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People who call you closed-minded rather than wrong have a problem with their own view.  Greg explains how it unravels.

My niece, Kirsten, has a friend named Aiman who accused her of being close-minded simply because she believed Jesus’ claim that He was the only way of salvation. If you have encountered this yourself, you might be interested in what I told her.

Notice that the complaint here is not that Kirsten was wrong about Jesus. Aiman conveniently side-stepped that issue. Instead, she was wrong—“close-minded”—simply for thinking she was right. Apparently Aiman was not aware that he cannot refute a view by attacking something else—in this case Kirsten’s character.

First, it is completely proper to think that if your view is true, opposing views must be mistaken. How could it be different? For example, if it is true that all religions lead to God, then it is false that only one religion leads to God. It is nonsense to affirm both that there are many ways to God and that there is only one way to God.

I think you can see very quickly that regardless of whoever is correct on the theological point, the other person must be mistaken. Both people must be “narrow” at this juncture. There is no way of escaping it without sounding silly. This is elementary.

In fact, this observation is so basic it would be trivial if it were not that so many people seem to miss it. Ironically, Aiman affirms as much. He thinks himself correct on his pluralism and faults Kirsten for her opposing view. Nothing odd here except, perhaps, that he doesn’t consider himself equally close-minded for doing the same as she.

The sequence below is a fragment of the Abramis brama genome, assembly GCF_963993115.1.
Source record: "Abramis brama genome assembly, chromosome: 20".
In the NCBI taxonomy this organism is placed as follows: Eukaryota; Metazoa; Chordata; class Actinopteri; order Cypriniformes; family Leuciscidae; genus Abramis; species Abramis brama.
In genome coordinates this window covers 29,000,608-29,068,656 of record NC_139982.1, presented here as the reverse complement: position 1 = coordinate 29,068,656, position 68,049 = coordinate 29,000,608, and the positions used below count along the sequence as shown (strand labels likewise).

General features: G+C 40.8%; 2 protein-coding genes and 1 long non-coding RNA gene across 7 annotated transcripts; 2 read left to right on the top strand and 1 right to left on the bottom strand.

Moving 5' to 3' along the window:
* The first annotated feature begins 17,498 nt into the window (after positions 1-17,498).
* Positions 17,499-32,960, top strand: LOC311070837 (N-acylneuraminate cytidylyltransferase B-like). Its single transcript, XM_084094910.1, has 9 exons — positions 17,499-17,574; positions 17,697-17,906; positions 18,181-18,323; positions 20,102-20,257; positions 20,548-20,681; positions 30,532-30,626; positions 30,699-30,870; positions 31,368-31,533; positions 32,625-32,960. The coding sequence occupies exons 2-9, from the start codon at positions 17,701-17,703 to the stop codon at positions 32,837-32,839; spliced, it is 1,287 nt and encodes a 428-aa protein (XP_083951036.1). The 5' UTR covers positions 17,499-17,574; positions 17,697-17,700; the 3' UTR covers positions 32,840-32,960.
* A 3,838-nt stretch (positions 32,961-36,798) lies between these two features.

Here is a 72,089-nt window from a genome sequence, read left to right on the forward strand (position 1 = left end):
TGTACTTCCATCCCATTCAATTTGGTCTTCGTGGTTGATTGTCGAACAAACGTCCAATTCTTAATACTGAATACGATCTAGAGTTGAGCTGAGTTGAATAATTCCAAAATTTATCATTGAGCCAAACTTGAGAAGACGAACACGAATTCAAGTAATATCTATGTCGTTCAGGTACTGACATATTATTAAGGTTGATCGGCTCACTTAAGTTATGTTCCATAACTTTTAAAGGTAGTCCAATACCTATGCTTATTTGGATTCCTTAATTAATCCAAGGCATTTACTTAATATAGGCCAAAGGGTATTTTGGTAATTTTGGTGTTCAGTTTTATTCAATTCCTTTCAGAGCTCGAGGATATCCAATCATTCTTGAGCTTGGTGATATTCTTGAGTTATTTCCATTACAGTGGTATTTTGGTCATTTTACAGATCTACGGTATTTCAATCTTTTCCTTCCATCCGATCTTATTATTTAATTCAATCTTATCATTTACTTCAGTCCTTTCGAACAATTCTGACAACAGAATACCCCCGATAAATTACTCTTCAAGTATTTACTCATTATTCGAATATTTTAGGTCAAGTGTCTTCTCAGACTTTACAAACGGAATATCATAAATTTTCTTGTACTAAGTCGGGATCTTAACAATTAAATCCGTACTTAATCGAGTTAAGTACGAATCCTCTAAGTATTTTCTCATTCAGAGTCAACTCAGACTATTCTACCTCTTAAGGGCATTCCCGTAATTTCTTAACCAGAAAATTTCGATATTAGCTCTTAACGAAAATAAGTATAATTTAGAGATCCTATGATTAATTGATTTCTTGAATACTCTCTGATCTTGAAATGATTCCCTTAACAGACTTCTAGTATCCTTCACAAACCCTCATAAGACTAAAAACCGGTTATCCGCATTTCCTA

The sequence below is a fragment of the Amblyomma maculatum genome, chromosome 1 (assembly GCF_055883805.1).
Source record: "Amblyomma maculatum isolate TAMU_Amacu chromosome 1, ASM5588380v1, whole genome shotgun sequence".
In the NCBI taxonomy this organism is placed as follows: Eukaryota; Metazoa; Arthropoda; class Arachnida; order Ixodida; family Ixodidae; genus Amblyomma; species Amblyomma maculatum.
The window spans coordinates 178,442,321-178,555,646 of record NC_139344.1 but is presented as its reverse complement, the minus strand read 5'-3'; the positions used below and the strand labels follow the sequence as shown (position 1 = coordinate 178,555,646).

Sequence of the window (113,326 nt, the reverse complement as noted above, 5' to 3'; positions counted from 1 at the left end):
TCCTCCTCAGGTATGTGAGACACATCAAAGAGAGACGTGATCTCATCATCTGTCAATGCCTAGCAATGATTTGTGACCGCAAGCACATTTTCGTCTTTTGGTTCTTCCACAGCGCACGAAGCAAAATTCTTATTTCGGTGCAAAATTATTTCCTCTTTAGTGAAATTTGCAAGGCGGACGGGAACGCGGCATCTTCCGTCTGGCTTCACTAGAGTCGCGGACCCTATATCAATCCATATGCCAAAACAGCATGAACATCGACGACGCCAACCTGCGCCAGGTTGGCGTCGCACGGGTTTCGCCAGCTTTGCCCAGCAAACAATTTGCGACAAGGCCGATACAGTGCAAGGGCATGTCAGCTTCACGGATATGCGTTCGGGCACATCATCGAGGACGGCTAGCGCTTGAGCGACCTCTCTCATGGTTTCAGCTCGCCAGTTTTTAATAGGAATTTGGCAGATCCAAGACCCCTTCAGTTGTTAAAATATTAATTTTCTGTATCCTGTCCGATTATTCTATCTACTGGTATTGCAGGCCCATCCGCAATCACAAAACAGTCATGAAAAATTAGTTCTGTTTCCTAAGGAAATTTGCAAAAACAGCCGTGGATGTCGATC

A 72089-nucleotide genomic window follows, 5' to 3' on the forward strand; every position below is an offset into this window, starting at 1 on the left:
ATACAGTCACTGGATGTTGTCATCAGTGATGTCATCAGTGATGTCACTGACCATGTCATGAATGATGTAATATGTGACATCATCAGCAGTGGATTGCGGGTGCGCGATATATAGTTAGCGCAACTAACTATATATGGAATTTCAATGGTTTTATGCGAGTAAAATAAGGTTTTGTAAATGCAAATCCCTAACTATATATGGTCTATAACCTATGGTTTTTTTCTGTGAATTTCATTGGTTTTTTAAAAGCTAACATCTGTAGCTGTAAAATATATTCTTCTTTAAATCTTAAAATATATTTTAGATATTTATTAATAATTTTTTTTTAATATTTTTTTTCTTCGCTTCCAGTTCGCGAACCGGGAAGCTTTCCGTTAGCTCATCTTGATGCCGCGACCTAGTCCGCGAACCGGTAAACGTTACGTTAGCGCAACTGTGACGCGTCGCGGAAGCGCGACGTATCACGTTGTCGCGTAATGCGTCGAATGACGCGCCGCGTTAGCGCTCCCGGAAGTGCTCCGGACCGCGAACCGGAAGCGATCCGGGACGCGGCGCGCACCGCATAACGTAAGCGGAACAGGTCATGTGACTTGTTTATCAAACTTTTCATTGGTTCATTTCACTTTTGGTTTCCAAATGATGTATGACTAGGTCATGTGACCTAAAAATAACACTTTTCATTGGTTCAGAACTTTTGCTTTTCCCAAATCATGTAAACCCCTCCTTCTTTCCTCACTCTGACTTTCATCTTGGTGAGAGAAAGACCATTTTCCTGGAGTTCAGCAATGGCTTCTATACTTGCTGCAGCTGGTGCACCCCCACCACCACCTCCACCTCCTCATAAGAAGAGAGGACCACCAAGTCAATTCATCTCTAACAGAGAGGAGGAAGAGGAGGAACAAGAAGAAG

This leads to a second point. “Narrow-mindedness” is not a proper criticism of what you believe, but of how you believe it. Here’s what I mean.

“Narrow” is the proper and unavoidable way to describe the content of any belief (as I’ve just pointed out). “Narrow-minded,” however, is entirely different. It refers not to the belief, but to the person who won’t consider opposing views. Instead, he dismisses them without a hearing out of dogmatism, bias, or bigotry.

Christians have certainly been guilty of this in the past, but they have no corner on the market. So-called skeptics are frequently narrow-minded in this regard.

Which brings me to my final point. I don’t mean to be unkind, but it strikes me that Aiman is (ironically) the close-minded person here. He dismisses Kirsten’s view as narrow—which, of course, it must be if it is a view at all—without engaging her reasons why it might be true. A personal attack (“You’re narrow-minded”) substitutes for engaging the ideas. This is classic close-mindedness.

The way to demonstrate that people like Aiman are making this error is to simply ask them (Columbo style) if they are open-minded: Yes or no? Are they genuinely open to the possibility that Jesus is who He claimed to be?

If their openness is authentic, they should be willing to consider Jesus’ claim and why He made it. Then they would be in a better position to judge the view itself instead of judging the Christian who holds it.

On his present course, though, Aiman could never admit that. If he were truly open-minded to the possibility Jesus was right, he would be perilously close to becoming the kind of person he thinks is close-minded. Aiman has boxed himself in.

Aiman is not able to escape this self-refuting circle. Based on his definition of openness, he is either not open to even consider Kirsten’s view—making him truly close-minded—or he would have to admit her “narrow” view might be correct—making him just as close-minded as he says she is.

As you can see, Aiman’s effort commits suicide, demonstrating that his entire approach is a dead-end. He would be better off abandoning this silly challenge and being open-minded enough to give the Christian view a fair hearing instead of dismissing it.

Barnhouse is alleged to have said that the purpose of an open mind is like the purpose of an open mouth. Eventually it should close down on something solid.

Minds, like mouths, should not be continually gaping open. Sooner or later we have to commit ourselves to some beliefs that seem reasonable. Put another way, we don’t want to have our minds so open that our brains fall out.

Article | Apologetics, Christianity & Culture
Oct 10, 2013
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